Fiduciary Commentary Q1, 2012
America’s private retirement systems long-term trend away from guaranteed pensions and toward the self-directed investment style found in defined contribution plans, has placed little emphasis on the distribution phase of retirement. This, coupled with the longer lifespan of retirees, has drawn attention to the many risks present when managing savings in retirement.
In an effort to combat and address these threats, on February 2, the IRS and the DOL issued proposed regulations to make it easier for retirees to manage the risk that they will outlive their retirement savings. The new rules would allow individuals to purchase annuity contracts designed to pay distributions as lifetime income payments.
Qualified Longevity Annuity Contract
The proposed regulations add the term, “Qualified Longevity Annuity Contract” (QLAC) to the Internal Revenue Code. A QLAC is a fixed annuity issued by an insurance company. It must be purchased from the assets of a defined contribution plan including 401(a), 403(b), governmental 457 plans or traditional IRAs (the QLAC rules are not applicable to defined benefit plans, ROTH portions of qualified plans, or ROTH IRAs). The purchase of QLACs would allow participants to hedge against the risk of outliving their retirement savings through the purchase of an annuity that produces an income stream, which begins at an advanced age and continues for the remainder of their lives.
A QLAC must meet specific requirements including a payment beginning no later than age 85 and limit the amount used to purchase the annuity to the lesser of $100,000 (adjusted for inflation) or 25% of the participant’s account balance. QLAC payments cannot be altered, forfeited or surrendered for a lump-sum. Additionally, survivor benefits after the participant’s death would be conditionally allowed. If the sole beneficiary is a surviving spouse, the payments can be paid as an annuity over the spouse’s life, as long as the payments do not exceed the amount paid to the original participant.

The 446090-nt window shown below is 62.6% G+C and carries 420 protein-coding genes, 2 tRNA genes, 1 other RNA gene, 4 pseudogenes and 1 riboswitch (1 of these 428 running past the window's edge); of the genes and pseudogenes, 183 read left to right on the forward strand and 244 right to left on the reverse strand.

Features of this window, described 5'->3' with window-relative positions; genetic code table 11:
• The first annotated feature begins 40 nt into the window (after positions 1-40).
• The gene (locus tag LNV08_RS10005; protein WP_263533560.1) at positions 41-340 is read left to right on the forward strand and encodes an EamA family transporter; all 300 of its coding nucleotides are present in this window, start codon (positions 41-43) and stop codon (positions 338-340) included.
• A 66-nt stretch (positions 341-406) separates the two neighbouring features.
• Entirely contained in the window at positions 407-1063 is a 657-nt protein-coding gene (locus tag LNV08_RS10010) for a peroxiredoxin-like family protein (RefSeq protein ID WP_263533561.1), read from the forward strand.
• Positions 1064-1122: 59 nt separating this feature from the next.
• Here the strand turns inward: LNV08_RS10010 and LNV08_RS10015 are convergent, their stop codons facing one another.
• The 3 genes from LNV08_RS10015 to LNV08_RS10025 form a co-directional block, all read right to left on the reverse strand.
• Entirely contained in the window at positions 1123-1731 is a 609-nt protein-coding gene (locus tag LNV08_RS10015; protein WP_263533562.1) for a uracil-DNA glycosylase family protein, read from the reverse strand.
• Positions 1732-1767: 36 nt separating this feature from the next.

The rules also exclude specific types of hybrid insurance products including variable or equity indexed contracts. The products must also maintain restrictions on death benefits and other contract features.
Required Minimum Distributions (RMDs)
The proposed regulations provide special relief from the minimum distribution requirements. RMDs are typically calculated from the prior year-end account balance of a retirement plan or IRA. The rules would modify the current RMD rules to facilitate the purchase of longevity annuities by providing an adjustment to the year-end balance by the value of the QLAC.
Annual Reporting and Disclosure
A new concept in the proposal is the designation of a responsible party to provide IRS reporting and disclosures to plan participants. In this case, it is the issuer of the investment product, not the administrator of the plan, who is the accountable party required to provide annual, calendar year reports to the IRS and disclosures to the annuity owner.
The proposed regulations (and a related revenue ruling) confirm that an annuity contract can be treated as a plan investment rather than a plan benefit arrangement. This distinction provides clarity that annuity payments can be paid under the terms of the annuity contract rather than having to structure the annuity to conform to the terms of the plan document.